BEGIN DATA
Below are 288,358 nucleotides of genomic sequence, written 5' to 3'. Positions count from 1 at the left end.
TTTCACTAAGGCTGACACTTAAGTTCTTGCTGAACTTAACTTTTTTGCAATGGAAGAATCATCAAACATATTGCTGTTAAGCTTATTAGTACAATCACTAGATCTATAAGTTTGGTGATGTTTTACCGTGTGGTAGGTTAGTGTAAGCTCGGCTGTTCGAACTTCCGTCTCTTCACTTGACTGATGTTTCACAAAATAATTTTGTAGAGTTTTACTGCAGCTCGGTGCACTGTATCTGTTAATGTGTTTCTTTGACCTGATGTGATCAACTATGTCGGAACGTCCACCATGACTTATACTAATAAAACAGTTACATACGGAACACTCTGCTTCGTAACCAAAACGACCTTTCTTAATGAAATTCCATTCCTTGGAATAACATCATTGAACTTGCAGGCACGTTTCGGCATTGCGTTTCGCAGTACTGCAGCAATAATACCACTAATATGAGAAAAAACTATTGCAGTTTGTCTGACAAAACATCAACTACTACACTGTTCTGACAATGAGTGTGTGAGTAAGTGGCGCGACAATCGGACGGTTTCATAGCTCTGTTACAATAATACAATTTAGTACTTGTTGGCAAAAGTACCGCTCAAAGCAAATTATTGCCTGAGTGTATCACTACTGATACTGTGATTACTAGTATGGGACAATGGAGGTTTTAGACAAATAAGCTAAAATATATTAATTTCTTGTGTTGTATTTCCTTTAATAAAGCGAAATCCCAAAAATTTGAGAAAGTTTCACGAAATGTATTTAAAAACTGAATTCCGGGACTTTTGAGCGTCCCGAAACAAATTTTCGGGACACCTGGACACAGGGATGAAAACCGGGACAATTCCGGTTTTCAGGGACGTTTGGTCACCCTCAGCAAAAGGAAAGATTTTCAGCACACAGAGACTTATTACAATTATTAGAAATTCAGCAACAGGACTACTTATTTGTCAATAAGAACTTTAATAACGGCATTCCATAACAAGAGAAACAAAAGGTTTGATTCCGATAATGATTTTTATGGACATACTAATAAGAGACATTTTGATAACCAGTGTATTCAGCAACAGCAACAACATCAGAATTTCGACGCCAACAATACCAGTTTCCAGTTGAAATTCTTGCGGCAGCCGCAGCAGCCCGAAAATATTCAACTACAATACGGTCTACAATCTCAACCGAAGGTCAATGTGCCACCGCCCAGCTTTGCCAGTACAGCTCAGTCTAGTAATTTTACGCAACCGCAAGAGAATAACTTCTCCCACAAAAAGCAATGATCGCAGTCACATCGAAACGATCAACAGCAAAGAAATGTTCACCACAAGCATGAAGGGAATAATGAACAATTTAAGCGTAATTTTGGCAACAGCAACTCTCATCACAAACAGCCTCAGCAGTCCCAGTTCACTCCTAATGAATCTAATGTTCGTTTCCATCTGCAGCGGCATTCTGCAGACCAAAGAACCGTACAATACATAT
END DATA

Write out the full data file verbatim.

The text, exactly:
Below are 288,358 nucleotides of genomic sequence, written 5' to 3'. Positions count from 1 at the left end.
TTTCACTAAGGCTGACACTTAAGTTCTTGCTGAACTTAACTTTTTTGCAATGGAAGAATCATCAAACATATTGCTGTTAAGCTTATTAGTACAATCACTAGATCTATAAGTTTGGTGATGTTTTACCGTGTGGTAGGTTAGTGTAAGCTCGGCTGTTCGAACTTCCGTCTCTTCACTTGACTGATGTTTCACAAAATAATTTTGTAGAGTTTTACTGCAGCTCGGTGCACTGTATCTGTTAATGTGTTTCTTTGACCTGATGTGATCAACTATGTCGGAACGTCCACCATGACTTATACTAATAAAACAGTTACATACGGAACACTCTGCTTCGTAACCAAAACGACCTTTCTTAATGAAATTCCATTCCTTGGAATAACATCATTGAACTTGCAGGCACGTTTCGGCATTGCGTTTCGCAGTACTGCAGCAATAATACCACTAATATGAGAAAAAACTATTGCAGTTTGTCTGACAAAACATCAACTACTACACTGTTCTGACAATGAGTGTGTGAGTAAGTGGCGCGACAATCGGACGGTTTCATAGCTCTGTTACAATAATACAATTTAGTACTTGTTGGCAAAAGTACCGCTCAAAGCAAATTATTGCCTGAGTGTATCACTACTGATACTGTGATTACTAGTATGGGACAATGGAGGTTTTAGACAAATAAGCTAAAATATATTAATTTCTTGTGTTGTATTTCCTTTAATAAAGCGAAATCCCAAAAATTTGAGAAAGTTTCACGAAATGTATTTAAAAACTGAATTCCGGGACTTTTGAGCGTCCCGAAACAAATTTTCGGGACACCTGGACACAGGGATGAAAACCGGGACAATTCCGGTTTTCAGGGACGTTTGGTCACCCTCAGCAAAAGGAAAGATTTTCAGCACACAGAGACTTATTACAATTATTAGAAATTCAGCAACAGGACTACTTATTTGTCAATAAGAACTTTAATAACGGCATTCCATAACAAGAGAAACAAAAGGTTTGATTCCGATAATGATTTTTATGGACATACTAATAAGAGACATTTTGATAACCAGTGTATTCAGCAACAGCAACAACATCAGAATTTCGACGCCAACAATACCAGTTTCCAGTTGAAATTCTTGCGGCAGCCGCAGCAGCCCGAAAATATTCAACTACAATACGGTCTACAATCTCAACCGAAGGTCAATGTGCCACCGCCCAGCTTTGCCAGTACAGCTCAGTCTAGTAATTTTACGCAACCGCAAGAGAATAACTTCTCCCACAAAAAGCAATGATCGCAGTCACATCGAAACGATCAACAGCAAAGAAATGTTCACCACAAGCATGAAGGGAATAATGAACAATTTAAGCGTAATTTTGGCAACAGCAACTCTCATCACAAACAGCCTCAGCAGTCCCAGTTCACTCCTAATGAATCTAATGTTCGTTTCCATCTGCAGCGGCATTCTGCAGACCAAAGAACCGTACAATACATAT